Jan 07, 2014 08:30 AM EST
Pets with ‘Puppy Dog Eyes’ Expressions Attract More Potential Owners, Study
Dogs that frequently portray child-like faces (raising their inner brows to make their eyes look wider) have higher chances of being selected by a prospective owner than the other dogs, according to a University of Portsmouth study.
Previous studies showed that humans are more inclined toward childlike faces (puppy dog eyes) in both infants and animals. But this is the first study that has found how childlike facial expressions play an important role in the selection of pet dogs.
For the study, Waltham Centre for Pet Nutrition and Portsmouth researchers developed a tool called 'DogFACS' to examine dogs' facial expressions. Using the tool, the researchers studied the eye movements of 27 dogs (Staffordshore Bull Terriers and Mastiff dogs aged seven months to eight years) in re-homing shelters. The tool recorded the number of times the pets produced puppy dog eye movements as a potential owner approached their pen.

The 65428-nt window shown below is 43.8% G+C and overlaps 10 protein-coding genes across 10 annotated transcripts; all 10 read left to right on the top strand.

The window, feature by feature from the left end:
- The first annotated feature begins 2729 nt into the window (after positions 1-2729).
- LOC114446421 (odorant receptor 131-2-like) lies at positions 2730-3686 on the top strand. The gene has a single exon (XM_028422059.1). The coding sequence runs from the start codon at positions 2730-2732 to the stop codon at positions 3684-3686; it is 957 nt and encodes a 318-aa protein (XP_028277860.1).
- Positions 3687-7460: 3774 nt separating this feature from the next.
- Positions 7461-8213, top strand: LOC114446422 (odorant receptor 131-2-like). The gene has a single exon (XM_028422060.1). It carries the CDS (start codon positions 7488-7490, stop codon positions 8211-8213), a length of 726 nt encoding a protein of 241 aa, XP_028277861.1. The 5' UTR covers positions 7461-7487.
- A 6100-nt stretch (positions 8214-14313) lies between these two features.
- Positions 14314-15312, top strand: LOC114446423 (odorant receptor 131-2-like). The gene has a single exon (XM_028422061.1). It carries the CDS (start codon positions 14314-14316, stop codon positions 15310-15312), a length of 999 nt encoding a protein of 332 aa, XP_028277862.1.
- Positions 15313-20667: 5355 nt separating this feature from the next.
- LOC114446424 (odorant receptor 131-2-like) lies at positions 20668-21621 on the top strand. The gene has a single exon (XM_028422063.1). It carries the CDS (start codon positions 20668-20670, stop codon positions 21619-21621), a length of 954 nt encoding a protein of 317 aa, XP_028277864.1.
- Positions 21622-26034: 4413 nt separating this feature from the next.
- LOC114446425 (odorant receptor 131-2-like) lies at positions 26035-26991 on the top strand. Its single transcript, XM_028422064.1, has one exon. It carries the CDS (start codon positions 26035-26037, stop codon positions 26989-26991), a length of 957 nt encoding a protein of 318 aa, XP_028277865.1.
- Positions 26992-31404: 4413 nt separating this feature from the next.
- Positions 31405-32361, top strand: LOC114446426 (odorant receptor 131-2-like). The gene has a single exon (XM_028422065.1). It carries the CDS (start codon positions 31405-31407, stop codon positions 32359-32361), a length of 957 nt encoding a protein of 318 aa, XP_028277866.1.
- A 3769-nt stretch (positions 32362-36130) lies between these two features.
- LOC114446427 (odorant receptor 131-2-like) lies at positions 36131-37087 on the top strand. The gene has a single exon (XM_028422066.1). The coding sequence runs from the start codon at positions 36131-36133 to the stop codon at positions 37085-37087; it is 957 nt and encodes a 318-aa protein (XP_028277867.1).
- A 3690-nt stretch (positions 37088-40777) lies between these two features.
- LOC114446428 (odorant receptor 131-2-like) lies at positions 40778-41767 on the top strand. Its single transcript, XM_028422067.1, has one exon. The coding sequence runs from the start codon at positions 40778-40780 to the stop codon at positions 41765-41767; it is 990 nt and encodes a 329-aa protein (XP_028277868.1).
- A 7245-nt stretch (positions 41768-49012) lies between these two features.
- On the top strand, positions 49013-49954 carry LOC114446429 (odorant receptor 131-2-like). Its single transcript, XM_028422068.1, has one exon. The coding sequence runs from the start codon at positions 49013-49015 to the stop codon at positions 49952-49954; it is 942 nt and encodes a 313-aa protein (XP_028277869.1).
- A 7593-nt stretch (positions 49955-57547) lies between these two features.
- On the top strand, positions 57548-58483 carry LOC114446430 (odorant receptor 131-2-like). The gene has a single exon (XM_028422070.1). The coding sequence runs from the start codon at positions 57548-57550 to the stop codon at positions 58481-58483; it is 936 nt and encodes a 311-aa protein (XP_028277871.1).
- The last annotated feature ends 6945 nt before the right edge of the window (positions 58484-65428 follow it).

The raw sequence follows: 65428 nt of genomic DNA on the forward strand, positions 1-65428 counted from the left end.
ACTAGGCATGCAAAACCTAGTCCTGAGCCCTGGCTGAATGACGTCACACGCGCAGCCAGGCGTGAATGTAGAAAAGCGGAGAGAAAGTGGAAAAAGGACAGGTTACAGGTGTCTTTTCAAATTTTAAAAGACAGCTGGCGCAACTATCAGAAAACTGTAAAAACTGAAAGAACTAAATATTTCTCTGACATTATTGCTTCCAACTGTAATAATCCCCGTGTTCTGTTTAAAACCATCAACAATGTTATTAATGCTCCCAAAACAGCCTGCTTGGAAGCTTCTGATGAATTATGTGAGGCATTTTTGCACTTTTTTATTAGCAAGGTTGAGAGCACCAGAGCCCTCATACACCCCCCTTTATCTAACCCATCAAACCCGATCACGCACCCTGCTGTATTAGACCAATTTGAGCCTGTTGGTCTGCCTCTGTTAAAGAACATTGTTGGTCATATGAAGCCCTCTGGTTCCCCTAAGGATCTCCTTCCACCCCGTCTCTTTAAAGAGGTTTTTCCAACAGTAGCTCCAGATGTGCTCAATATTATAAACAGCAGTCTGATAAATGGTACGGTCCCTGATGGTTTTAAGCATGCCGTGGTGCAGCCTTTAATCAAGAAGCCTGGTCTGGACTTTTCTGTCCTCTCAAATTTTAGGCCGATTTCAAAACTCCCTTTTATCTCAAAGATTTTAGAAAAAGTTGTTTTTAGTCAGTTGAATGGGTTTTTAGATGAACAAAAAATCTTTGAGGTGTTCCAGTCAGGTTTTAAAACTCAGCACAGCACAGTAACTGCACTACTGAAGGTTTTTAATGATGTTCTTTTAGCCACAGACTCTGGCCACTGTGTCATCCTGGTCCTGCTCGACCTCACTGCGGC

Dogs, which made these cute child-like expressions, were able to attract an owner faster than those that did not.
"The results of this research suggest that wolves which produced childlike expressions may have been more tolerated by humans, and so modern dogs have inherited these features," Dr Bridget Waller, an expert in the evolution of social communication and the study's lead author, said in a statement.
"Our study suggests that dogs' facial movements have evolved in response to a human preference for childlike characteristics. In other words, we might have automatically opted for dogs which produced facial movements that enhanced their baby-like faces."
Waller said that making puppy dog eyes is associated with sadness by humans. This is the reason why owners can't resist selecting dogs with these cute facial expressions as they feel that they are just responding to their sadness.
"The results suggest dogs have evolved childlike facial features which make them more attractive to humans. It is highly likely that these facial expressions do not make a dog a better pet than one that doesn't widen its eyes, but this superficial trait is still preferred over other traits, such as tail wagging," Dr Juliane Kaminski, an expert in dog cognition and study's co-author, said.
The findings have been published in Plos One.
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